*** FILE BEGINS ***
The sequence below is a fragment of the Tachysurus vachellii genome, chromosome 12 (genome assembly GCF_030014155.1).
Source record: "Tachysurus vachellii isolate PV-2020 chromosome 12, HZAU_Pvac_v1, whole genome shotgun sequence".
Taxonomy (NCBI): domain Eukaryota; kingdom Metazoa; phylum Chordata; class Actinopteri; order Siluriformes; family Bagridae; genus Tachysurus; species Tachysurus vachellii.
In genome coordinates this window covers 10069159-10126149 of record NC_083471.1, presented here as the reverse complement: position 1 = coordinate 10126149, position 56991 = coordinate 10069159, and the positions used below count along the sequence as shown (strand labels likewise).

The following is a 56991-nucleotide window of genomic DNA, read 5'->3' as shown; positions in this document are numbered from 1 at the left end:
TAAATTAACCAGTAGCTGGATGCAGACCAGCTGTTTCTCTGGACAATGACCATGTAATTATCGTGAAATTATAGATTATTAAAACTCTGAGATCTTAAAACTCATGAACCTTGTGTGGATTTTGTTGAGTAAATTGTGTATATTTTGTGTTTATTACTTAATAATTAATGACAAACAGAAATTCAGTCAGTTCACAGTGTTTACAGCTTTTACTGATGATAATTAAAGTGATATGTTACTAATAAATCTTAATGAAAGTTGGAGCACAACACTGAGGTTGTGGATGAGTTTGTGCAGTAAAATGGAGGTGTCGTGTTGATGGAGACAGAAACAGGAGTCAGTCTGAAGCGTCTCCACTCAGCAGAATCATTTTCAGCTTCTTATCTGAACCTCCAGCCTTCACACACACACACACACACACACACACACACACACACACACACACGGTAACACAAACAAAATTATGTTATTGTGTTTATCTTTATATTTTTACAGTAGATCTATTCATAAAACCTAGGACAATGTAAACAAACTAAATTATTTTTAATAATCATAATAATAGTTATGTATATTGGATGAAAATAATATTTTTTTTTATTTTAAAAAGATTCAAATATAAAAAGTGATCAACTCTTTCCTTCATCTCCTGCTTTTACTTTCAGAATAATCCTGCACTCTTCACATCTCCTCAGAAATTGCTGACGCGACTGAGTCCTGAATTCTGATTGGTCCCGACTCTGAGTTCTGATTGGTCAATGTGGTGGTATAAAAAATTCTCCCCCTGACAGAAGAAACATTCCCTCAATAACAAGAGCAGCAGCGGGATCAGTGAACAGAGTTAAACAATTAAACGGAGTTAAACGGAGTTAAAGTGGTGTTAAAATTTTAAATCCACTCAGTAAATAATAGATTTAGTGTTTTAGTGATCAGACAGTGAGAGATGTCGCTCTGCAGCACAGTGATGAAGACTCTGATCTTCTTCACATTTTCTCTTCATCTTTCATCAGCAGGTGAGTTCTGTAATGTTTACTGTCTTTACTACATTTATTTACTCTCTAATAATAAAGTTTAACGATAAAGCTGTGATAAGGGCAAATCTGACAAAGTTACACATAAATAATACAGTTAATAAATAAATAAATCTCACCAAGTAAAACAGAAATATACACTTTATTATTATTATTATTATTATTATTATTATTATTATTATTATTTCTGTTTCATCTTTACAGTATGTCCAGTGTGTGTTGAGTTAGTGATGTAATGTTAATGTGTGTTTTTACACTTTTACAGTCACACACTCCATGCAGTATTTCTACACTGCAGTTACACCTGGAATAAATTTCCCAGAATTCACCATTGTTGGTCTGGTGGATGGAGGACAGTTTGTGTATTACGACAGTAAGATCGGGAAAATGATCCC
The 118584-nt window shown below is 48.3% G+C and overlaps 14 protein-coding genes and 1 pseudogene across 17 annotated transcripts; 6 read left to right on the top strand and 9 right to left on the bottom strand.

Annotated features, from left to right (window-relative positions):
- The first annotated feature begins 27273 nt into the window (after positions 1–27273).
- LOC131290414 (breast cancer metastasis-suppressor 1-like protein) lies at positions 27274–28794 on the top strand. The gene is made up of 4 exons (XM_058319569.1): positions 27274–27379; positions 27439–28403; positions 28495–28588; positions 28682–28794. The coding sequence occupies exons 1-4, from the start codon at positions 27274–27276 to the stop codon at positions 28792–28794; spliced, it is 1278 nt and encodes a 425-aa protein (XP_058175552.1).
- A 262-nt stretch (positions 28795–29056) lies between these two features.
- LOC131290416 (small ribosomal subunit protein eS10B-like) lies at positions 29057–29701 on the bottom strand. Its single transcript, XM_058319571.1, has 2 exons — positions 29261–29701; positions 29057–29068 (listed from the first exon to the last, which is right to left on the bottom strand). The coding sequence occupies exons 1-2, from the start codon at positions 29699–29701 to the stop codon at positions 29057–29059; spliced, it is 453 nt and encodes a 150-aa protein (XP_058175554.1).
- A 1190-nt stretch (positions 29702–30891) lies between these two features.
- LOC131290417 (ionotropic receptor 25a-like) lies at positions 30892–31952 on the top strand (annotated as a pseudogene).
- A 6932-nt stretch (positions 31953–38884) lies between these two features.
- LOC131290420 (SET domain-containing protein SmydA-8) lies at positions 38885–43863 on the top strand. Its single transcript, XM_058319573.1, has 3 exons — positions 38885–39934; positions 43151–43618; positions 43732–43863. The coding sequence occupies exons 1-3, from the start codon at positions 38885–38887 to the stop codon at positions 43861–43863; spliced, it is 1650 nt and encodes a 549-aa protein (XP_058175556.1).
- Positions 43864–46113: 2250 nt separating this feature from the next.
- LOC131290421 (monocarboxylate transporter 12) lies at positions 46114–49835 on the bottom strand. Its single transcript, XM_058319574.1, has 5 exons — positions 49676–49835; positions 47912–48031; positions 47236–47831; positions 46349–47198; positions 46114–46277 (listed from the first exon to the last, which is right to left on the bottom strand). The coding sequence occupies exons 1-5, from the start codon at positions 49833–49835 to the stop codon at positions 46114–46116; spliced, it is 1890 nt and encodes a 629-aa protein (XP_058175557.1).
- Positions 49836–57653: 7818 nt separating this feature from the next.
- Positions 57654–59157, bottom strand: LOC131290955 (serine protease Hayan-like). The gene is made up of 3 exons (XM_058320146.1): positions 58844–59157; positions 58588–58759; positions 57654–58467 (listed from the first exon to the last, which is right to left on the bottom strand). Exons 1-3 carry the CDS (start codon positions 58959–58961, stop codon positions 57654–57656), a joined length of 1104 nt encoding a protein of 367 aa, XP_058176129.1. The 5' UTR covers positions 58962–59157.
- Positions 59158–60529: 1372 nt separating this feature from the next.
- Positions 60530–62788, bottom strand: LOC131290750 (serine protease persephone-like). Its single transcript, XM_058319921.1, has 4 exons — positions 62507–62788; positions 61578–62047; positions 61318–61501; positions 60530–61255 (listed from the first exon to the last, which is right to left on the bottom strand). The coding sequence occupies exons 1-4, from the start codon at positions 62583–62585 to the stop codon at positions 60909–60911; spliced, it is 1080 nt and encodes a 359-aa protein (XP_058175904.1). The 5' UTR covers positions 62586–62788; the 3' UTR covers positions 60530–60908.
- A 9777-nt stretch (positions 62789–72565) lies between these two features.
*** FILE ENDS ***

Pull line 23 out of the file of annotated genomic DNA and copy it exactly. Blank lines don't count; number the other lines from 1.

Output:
- A 9777-nt stretch (positions 62789–72565) lies between these two features.